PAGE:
• @Art man signal 7: The details vary across UNIX systems; below, the details for Linux. If a blocked call to one of the following interfaces is interrupted by a signal handler, then the call will be automatically restarted after the signal handler returns if the SA_RESTART flag was used; otherwise the call will fail with the error EINTR: ... Socket interfaces: accept(2), connect(2), recv(2), recvfrom(2), recvmmsg(2), recvmsg(2), send(2), sendto(2), and sendmsg(2), unless a timeout has been set on the socket... Aug 11, 2017 at 14:44
  • 1
    @Art True, interesting observation. However, I would not bet my money on an application that relies on such corner-case behaviours. Aug 11, 2017 at 15:03
3

You made me curious. First, it's quite obvious that since there is no standard that specifies that the socket should wake up, it will not be awoken because it would be quite a pain to implement this (since the non-blocking flag is in a different layer than where the socket is blocking). So we can say quite confidently that the socket will not wake up until we receive a packet. Or will it?

#include <pthread.h>
#include <signal.h>
#include <stdio.h>
#include <err.h>
#include <sys/types.h>
#include <netinet/in.h>
#include <string.h>
#include <time.h>
#include <fcntl.h>

int sock;

static void
sighand(int s)
{
        write(1, "sig\n", 4);
}

static void *
rcv(void *v)
{
        struct sigaction sa;

        memset(&sa, 0, sizeof(sa));
        sa.sa_handler = sighand;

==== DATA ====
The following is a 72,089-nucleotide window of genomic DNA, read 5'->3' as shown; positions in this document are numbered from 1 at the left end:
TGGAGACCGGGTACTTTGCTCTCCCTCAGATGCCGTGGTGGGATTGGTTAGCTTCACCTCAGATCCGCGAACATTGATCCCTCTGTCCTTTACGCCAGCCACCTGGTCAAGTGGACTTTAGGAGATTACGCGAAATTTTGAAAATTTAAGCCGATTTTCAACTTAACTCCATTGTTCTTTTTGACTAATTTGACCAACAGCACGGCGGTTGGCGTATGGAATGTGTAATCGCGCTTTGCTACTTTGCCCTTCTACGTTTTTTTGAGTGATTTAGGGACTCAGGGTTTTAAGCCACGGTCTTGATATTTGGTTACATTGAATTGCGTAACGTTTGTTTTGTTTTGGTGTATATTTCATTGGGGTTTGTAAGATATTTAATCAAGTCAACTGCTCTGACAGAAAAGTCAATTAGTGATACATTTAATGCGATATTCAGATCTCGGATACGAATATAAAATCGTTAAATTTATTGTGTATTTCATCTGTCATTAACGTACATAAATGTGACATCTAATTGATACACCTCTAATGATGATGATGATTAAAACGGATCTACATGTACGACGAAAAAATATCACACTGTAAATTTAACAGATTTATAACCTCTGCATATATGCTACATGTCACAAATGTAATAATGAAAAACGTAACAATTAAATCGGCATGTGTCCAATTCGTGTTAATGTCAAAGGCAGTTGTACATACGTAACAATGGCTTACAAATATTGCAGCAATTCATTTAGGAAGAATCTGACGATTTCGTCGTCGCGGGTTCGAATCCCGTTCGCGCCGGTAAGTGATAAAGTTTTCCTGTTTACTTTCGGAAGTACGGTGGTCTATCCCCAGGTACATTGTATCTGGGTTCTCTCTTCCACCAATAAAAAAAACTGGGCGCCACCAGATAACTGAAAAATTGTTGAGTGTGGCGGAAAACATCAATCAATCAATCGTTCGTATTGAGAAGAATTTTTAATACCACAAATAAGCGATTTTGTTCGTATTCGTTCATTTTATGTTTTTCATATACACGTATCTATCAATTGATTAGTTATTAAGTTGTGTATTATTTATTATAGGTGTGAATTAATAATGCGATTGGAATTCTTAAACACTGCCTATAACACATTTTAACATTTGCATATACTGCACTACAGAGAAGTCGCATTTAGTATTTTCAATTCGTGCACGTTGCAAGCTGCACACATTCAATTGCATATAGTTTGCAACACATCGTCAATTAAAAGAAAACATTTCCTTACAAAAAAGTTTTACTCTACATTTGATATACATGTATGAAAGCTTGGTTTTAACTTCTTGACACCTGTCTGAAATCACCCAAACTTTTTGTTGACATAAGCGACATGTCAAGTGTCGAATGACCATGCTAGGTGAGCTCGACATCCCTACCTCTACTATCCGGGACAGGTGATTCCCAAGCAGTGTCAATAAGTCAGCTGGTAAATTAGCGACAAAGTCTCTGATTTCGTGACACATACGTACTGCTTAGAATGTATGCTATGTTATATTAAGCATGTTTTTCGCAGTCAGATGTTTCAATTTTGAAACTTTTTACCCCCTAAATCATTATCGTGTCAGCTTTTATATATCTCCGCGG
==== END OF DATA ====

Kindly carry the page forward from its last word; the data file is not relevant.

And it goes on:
sa.sa_flags = SA_RESTART;
        if (sigaction(SIGUSR1, &sa, NULL) == -1)
                err(1, "sigaction");

        char buf[64];
        ssize_t sz = recv(sock, buf, sizeof(buf), 0);
        printf("recv %d\n", (int)sz);
        return NULL;
}

pthread_t t1, t2;

static void *
beeper(void *v)
{
        for (;;) {
                nanosleep(&((struct timespec){.tv_sec = 1}), NULL);
                if (pthread_kill(t1, SIGUSR1))
                        errx(1, "pthread_kill");
                printf("beep\n");
        }
}

int
main(int argc, char **argv)
{
        if ((sock = socket(PF_INET, SOCK_DGRAM, 0)) == -1)
                err(1, "socket");

        struct sockaddr_in sin;
        memset(&sin, 0, sizeof(sin));
        sin.sin_family = AF_INET;
        sin.sin_port = htons(4711);
        sin.sin_addr.s_addr = htonl(INADDR_ANY);
        if (bind(sock, (struct sockaddr *)&sin, sizeof(sin)) == -1)
                err(1, "bind");

        if (pthread_create(&t1, NULL, rcv, NULL))
                errx(1, "pthread_create");

        if (pthread_create(&t2, NULL, beeper, NULL))